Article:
Oxford university create a scale to measure the response of different governments to the COVID 19 pandemic. This scale looks at how strict protocols were and what measures were taken. This includes quarantines, mask enforcement, contact tracing as well as things like stimulus checks to relieve financial pressures. The united states had a score 5.7 two weeks after their first confirmed case while South Korea had a score of 38. When comparing their deaths taking into account the population differences South Korea would have almost 2K deaths when the United States has 118K deaths. There was also a wide inconsistency in public policies. Different states issued stay at home mandates at various times and often didn’t implement them fir very long. Low testing rates led to a more rapid spread in the virus as unknown carriers continued to go out and live life to the fullest.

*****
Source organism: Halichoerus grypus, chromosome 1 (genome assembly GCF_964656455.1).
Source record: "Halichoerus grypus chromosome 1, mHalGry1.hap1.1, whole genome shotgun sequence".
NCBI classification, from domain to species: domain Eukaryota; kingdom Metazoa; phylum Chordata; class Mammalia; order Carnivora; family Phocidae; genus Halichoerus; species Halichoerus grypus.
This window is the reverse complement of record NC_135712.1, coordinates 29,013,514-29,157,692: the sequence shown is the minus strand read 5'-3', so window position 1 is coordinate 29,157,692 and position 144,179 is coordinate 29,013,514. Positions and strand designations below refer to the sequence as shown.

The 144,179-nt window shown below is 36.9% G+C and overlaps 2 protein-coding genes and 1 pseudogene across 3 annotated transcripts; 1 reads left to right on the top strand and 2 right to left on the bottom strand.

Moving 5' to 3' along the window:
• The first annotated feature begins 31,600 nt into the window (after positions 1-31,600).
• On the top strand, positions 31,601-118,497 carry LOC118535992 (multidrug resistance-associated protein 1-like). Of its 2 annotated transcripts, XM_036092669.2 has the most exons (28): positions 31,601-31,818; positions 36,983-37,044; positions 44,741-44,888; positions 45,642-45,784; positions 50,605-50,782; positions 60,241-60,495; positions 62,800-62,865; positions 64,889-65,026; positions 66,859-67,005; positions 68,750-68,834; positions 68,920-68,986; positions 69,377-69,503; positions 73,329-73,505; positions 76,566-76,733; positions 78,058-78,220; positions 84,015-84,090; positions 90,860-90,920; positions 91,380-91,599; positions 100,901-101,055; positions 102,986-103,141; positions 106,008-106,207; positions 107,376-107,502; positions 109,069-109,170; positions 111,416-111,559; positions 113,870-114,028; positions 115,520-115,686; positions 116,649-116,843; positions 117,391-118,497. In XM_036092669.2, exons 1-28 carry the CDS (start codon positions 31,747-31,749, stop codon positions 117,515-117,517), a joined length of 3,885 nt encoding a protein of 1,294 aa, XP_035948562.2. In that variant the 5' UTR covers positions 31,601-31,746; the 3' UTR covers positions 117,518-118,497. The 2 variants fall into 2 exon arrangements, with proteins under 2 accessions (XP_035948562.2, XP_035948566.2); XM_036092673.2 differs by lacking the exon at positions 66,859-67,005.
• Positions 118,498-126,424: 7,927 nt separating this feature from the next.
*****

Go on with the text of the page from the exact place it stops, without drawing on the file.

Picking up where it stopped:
There is a loop of behavior happening. We underestimated it and spread the virus then got serious and hunkered down for quarantine then decided it wasn’t that bad again and spread it more. People are continuing to travel during the pandemic. I personally know plenty of people still taking trips. Looking at the bureau of transportation statistics travel dropped down 100 million people quick and sudden in from March to April but rose just as much by May. Travel has still decreased significantly from before the pandemic but looking at different times there is a pattern of panic and relief. When relief comes a heightened comfort level comes as well and travel begins again. Currently it looks like we might be on the rise.